Solution

0.27 is represented by a model cut into 100 squares. Since the 2 is in the tenths place, 2 full rows need to be shaded in. Since the 7 is in the hundredths place, 7 individual squares need to be shaded in.

0.8 is represented by a model cut into 10 rows. Since there is an 8 in the tenths place, 8 rows need to be shaded in.

1.15 is represented by two models cut into 100 pieces. Since the 1 is in the ones place, one whole model needs to be shaded in. .15 is represented by shading in one full row or one tenth and 5 individual squares for the 5 in the hundredths place.

0.12 is represented by a model cut into 100 pieces. One full row is shaded in to represent 1 tenth. Two individual squares are shaded in to show the 2 in the hundredths place.

• ### Which decimals are greater than 0.74?

Hints

Greater than means bigger or larger.

Start to compare with the greatest place. In this picture you can see that both decimals have a 0 in the ones place. That is not enough to compare, so move to the right and compare the digits in the tenths place.

You are comparing a 2 and 8. 2 is less than 8, so 0.25 is less than 0.8

If the decimals don't go to the same place, add a 0 as a place holder.

0.60 goes to the hundredths place and 0.6 goes to the tenths place. We can add a 0 in the hundredths place to make the decimal 0.60. You then see that these are equal.

Grab paper and pencil and draw base ten models of each decimal and compare it to the model for 0.74.

Solution

In the image above, we can see that 0.8 is greater than 0.74. This is because when you compare the tenths place, 8 is larger than 7. In the model you see 8 rows fully shaded compared to 7 rows fully shaded.

The remaining solutions are:

• 0.77 > 0.74; when you compare the hundredths place, you will find that 7 is greater than 4 which shows that 0.77 is greater than 0.74.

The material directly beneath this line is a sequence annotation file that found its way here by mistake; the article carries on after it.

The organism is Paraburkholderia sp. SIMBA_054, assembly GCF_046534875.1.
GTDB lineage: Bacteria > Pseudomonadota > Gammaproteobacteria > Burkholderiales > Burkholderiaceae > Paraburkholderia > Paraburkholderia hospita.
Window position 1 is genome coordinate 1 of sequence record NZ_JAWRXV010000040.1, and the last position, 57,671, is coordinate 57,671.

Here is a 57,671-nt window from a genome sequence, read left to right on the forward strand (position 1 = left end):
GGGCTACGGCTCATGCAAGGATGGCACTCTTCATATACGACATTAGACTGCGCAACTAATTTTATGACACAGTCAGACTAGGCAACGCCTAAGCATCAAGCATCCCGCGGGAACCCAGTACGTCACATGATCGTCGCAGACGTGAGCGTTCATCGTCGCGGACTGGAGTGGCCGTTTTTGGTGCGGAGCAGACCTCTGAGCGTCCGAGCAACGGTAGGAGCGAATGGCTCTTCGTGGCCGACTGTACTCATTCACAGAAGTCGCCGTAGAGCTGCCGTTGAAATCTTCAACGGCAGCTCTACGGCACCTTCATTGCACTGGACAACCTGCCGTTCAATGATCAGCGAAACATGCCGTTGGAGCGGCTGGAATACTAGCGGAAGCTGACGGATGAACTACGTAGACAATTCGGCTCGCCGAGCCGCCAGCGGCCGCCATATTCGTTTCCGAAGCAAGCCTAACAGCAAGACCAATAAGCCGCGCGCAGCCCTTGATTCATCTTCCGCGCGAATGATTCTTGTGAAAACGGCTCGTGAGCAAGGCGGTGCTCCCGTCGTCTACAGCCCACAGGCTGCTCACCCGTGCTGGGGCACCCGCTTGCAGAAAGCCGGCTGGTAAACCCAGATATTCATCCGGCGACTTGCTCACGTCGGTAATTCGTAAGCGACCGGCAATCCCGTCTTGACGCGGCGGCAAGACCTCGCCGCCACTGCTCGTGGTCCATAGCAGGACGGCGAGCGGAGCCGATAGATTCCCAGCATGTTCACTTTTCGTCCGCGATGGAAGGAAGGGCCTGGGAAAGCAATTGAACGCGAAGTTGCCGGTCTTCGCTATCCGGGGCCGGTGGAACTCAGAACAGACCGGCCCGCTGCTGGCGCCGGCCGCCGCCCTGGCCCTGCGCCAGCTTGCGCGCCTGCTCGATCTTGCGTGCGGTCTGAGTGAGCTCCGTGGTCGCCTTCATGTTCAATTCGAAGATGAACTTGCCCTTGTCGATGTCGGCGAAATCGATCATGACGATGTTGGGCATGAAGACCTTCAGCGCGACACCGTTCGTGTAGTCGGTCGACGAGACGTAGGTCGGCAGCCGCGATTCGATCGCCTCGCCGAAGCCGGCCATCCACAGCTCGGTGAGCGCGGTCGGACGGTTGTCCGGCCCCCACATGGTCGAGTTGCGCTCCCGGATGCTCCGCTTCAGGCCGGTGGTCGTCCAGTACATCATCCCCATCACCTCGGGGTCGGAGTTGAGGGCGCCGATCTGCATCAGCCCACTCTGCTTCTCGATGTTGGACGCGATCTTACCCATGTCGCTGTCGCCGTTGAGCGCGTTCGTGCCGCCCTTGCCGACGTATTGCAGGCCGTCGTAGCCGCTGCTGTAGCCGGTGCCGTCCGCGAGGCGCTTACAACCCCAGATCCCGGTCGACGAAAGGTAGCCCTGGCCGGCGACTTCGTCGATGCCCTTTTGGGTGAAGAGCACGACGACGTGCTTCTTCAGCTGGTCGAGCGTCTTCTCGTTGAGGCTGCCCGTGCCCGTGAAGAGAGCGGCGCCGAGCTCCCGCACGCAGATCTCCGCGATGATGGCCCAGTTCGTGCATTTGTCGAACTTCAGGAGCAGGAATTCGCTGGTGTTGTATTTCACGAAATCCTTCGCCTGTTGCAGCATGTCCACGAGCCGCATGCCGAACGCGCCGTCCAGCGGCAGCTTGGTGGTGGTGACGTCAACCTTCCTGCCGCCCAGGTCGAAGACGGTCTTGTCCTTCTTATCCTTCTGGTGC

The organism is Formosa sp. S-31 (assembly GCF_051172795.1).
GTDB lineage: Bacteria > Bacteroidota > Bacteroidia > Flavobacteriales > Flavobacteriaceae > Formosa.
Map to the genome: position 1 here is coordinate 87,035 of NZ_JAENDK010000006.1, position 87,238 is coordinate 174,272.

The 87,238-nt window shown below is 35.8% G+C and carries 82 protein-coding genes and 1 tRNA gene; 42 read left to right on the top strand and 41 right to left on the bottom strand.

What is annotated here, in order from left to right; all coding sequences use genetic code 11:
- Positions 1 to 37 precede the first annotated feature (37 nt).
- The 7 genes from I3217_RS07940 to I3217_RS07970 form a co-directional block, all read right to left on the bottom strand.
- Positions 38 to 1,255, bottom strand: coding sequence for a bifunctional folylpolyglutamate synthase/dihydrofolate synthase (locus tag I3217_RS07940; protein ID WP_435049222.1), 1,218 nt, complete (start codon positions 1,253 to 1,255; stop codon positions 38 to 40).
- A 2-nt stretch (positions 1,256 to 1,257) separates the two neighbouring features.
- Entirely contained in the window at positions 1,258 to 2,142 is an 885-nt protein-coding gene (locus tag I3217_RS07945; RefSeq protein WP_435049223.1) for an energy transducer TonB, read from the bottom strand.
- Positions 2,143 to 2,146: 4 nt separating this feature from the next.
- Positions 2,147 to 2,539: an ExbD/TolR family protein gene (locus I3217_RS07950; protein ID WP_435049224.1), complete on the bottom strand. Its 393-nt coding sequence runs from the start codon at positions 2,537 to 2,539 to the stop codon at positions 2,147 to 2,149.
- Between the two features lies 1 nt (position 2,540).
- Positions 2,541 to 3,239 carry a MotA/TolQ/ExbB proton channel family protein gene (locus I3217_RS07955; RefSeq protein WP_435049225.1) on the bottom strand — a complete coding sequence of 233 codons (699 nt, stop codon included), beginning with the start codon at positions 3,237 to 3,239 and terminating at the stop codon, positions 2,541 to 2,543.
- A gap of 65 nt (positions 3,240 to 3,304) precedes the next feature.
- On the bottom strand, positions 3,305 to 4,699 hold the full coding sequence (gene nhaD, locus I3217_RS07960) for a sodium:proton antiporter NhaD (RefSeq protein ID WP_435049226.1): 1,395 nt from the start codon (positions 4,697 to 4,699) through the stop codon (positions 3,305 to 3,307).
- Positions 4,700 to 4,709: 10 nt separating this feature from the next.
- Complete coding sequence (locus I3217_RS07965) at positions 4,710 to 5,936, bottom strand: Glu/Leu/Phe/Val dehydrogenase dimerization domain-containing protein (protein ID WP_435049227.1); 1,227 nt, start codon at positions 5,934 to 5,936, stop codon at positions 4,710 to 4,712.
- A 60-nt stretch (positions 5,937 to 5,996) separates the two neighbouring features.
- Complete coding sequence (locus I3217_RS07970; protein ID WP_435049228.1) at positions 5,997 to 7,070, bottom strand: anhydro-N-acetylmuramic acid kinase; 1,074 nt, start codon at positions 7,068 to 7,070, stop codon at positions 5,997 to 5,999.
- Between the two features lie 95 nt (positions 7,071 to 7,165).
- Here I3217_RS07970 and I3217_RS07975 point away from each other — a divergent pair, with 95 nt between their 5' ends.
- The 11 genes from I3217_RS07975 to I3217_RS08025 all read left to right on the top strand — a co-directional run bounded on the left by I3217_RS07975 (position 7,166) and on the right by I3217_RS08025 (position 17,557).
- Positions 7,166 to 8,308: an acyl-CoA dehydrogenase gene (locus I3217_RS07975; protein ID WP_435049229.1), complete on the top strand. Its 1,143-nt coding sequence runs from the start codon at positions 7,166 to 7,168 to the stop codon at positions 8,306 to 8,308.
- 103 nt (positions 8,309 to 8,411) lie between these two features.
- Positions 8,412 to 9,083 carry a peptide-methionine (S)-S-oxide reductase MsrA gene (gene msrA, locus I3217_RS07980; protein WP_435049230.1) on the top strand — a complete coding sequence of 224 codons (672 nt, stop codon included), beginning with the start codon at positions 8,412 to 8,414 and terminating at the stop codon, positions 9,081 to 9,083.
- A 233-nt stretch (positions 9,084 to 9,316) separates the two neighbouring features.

• 1.74 > 0.74; when you compare the ones place, you will find that 1 is greater than 0. One whole shaded in compared to no wholes shaded in makes 1.74 larger.
• 0.97 > 0.74; when you compare the tenths place, you will find that 9 is greater than 4; which shows that 0.97 is greater than 0.74.
• ### Compare the decimals using >, <, =

Hints

Start comparing by looking at the digit in the greatest place.

Remember all decimals must go to the same place. Use zero as a place holder if they do not go to the same place.

The model below shows that 1.54 < 1.65. When looking at the model, you compare the tenths place which are full rows shaded in. The model on the left has five full rows shaded in and the model on the right has six full rows shaded in. Five is less than six.

Solution

• 0.63 > 0.51 because 6 tenths is more than 5 tenths
• 1.4 = 1.40 if you add a zero to the hundredths place in 1.4, you see that the decimals are the same
• 1.07 < 1.70 because 0 tenths is less than than 7 tenths
• 0.80 > 0.08 because 8 tenths is more than 0 tenths
• 0.76 < 0.9 because 7 tenths is less than 9 tenths
• ### Compare the decimals using models.

Hints

Start with the greatest place value and compare. If the digits are the same, keep moving to the next place value until the digits are different.

Remember when decimals don't go to the same place, add a 0 as a place holder and then compare.

In the example, we start by comparing the ones place. They have the same digit, so we move to the tenths place which also have the same digit. So, we move to the hundredths place. 1.2 doesn't have a digit in the hundredths place, so we add a 0 as a place holder and then compare. 9 hundredths is greater than 0 hundredths, so 1.29 > 1.2

Solution

Decimal models help us visualize decimals and compare them. Based on the models given the correct pairs are:

• 0.8 > 0.6; 8 tenths is greater than 6 tenths
• 0.6 = 0.60; these decimals are equal because when you add a zero to 0.6 it becomes 0.60. Therefore 0.6 and 0.60 are the same.
• 0.1 < 0.4; 1 tenth is less than 4 tenths
• 0.68 > 0.32; 68 hundredths are greater than 32 hundredths

Hints